Canberra Radar

January 31, 2013

Good morning Mac,

Ever since I responded to your email there has been something nagging me about Canberra’s radar that I did not mention, but I could not recall what it was. Last night I went back into the files and extracted the attached.

There was clearly something wrong with the organisation of radar reporting in the ship and I’m a bit surprised to be reminded that the command team had asked the Radar Office not to report contacts directly to the Bridge. No arrangements had been made for radar info to be passed to the Tactical Plot – which was not operating on the night anyway. An accumulation of minor issues built up to a major deficiency when you really needed your radar to
be on top line and feeding data.

I’ve checked other files and the radar trials showed Canberra’s Type 271 performing well. Getting reported on 4 July 1942 that the ship was achieving ‘Heavy cruiser 37,000 yards and destroyer 24,000 yards’  It was also ranging to within 100 yards. Imagine if you’d had a fire control solution on Chokai at 37,000 yards! At that stage the IJN didn’t have radar, so your first broadside would have come out of the blue when she entered range.

Unfortunately, the Air Warning set A290 was overheating and thus not available to detect Mikawa's float planes.

Some good did come out of this. Admiral Muirhead-Gould in Sydney got a bollicking from ACNB because communications between Radar Office and Tactical Plot were mandated in the relevant CAFO and should have been fitted when the radars were installed, so I guess he made sure this omission was never made in further installations.

Secondly, ACNB sent the whole sorry story to RACAS Admiral Crutchley ‘for information and remarks’. Victor Crutchley was new in the job, but he knew about radar and he spent the next two years making sure that his ships had the best that was available and that they knew how to use it. Shropshire set up a little training program for US operators so that they could become proficient in using their equipment, but none of them ever reached the high standard ‘Porthole’ set in detecting and directing fighters onto kamikazes.  Lingayen was her finest hour in that regard – and others.

Crutchley’s last battle against the IJN was off Biak in June 1944, shortly before he handed over to Collins. As far as I was able to establish, he commanded this battle using radar, and missed out by a whisker from slaughtering his opponents. They only escaped by being faster than the Allied ships: it would have been a fitting revenge for Savo and the loss of Canberra.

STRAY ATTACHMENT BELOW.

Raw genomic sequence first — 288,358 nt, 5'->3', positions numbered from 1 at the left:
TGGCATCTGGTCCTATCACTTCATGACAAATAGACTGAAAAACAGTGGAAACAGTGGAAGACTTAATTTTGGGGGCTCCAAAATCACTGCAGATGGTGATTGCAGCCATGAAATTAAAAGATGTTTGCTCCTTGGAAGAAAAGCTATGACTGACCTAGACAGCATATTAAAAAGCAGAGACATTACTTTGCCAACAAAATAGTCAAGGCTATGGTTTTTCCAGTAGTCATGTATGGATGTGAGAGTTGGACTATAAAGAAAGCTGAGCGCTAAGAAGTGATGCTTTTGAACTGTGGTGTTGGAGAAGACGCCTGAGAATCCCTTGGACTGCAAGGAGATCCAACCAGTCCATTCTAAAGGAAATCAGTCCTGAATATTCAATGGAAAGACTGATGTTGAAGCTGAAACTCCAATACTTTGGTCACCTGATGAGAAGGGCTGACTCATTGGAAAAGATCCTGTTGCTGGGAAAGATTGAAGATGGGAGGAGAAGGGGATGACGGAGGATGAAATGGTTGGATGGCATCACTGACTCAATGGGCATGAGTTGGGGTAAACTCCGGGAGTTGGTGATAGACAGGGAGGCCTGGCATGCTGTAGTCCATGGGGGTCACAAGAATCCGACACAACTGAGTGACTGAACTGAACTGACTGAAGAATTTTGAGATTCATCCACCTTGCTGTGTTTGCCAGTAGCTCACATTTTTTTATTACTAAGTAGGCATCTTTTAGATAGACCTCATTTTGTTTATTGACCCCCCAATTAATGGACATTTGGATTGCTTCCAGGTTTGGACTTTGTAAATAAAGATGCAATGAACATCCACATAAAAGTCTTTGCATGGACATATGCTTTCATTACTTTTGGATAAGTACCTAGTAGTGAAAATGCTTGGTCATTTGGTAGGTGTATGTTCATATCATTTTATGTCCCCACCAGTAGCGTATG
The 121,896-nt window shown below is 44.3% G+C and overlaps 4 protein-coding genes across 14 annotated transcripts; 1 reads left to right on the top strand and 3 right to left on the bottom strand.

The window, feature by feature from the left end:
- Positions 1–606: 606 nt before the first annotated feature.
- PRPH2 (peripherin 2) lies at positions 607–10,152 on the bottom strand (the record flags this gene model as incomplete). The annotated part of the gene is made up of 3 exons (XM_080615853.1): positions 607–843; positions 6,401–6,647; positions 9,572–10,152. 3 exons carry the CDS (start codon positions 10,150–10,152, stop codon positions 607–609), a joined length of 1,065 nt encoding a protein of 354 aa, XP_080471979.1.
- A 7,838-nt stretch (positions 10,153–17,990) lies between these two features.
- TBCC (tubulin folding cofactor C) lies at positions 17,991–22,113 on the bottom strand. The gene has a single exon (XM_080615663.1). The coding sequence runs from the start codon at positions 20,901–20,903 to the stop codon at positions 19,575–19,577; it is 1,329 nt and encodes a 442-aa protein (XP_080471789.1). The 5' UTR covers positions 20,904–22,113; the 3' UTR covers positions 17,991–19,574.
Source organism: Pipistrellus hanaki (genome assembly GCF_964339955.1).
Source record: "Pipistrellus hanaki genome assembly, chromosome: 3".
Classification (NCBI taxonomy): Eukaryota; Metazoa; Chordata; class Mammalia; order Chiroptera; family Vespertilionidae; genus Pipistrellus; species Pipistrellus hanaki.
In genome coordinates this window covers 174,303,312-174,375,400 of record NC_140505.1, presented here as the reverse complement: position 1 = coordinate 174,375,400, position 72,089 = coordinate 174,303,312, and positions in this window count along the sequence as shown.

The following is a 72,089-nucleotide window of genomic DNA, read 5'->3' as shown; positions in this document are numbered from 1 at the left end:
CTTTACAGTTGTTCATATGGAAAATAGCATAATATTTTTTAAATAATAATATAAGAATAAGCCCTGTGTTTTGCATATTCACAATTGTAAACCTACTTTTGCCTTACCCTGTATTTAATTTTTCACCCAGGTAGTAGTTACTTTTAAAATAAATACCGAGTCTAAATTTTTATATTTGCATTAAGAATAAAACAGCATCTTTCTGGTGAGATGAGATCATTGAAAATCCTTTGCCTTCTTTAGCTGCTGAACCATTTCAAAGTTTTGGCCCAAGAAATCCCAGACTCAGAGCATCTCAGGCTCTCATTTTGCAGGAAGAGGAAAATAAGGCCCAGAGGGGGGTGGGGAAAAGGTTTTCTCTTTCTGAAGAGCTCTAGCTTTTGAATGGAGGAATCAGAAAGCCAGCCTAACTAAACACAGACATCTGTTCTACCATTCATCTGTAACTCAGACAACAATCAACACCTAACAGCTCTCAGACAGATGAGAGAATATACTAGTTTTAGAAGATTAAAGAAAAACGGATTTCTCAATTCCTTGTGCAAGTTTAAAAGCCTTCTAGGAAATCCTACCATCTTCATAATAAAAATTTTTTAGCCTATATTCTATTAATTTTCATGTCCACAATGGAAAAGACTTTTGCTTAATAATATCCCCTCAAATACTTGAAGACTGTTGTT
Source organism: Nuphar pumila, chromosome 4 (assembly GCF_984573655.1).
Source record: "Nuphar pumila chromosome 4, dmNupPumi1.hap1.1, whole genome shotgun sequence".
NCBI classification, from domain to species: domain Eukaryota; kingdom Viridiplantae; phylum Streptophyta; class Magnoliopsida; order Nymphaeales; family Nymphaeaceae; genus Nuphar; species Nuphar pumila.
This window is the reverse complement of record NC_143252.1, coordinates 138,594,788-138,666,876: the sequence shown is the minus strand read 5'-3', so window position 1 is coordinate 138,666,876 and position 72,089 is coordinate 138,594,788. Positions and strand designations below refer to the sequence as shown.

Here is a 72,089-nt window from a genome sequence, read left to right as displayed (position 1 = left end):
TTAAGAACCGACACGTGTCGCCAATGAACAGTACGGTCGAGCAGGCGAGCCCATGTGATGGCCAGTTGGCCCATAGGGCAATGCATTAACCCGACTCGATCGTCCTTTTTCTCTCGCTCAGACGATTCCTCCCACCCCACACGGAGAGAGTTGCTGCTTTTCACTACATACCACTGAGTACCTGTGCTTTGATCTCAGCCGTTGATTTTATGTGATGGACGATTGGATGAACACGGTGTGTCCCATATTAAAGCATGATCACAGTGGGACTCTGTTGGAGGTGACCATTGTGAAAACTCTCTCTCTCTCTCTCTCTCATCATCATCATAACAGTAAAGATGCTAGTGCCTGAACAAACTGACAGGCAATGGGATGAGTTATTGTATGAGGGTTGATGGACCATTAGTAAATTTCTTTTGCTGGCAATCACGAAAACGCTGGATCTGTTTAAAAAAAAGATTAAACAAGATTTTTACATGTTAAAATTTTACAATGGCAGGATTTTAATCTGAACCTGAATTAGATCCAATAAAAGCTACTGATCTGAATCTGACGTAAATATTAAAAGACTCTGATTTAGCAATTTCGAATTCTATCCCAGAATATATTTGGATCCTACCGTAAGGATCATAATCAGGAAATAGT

Ian Pfennigwerth


Thank you for your comments.

Radar on its introduction into the RAN was something of a black art.

Canberra was the first RAN ship to be fitted with radar and RANVR Sub Lieutenant David Medley  was the ship's Radar Officer and had installed the two sets during the 3 month Sydney refit.

He held a Master's degree in physics, his Father was the Vice Chancellor of Melbourne University.

David Medley was not senior enough to have any clout for either himself or his radar equipment.

The Southern force at Savo tended to be some what land locked, which was not conducive to efficient performance of the surface radar set.

Captain Getting certainly did not readily embrace this new technology, I believe he just tended to ignore it.

In Canberra communication between the radar office and the bridge was complicated as there was no telephone or voice pipe communication between the the Radar office and the bridge.

Any identification of contacts needed messages to be passed through the compartment where the A 290 radar was fitted, what a mess, is it any wonder that radar warning of the enemy fleet played no real part at Savo.

Even in 1943 the PM and Minister of Defence had commented that radar would not last.

The Type 271 radar had the capability and answer to the IJN night fighting ability but specialist officers such as the Gunnery, Torpedo and Navigating officers had given little or no thought how they might harness radar's tactical possibilities.

As you indicated, by 1944 and early 1945 the air warning radar fitted in Shropshire together with fine operating personnel were operating superbly, approaching enemy aircraft were detected as far off as 100 miles.

It was Admiral Odlendorf who signalled the fleet, take note of Porthole's radar reports- "SHE IS HOT STUFF."


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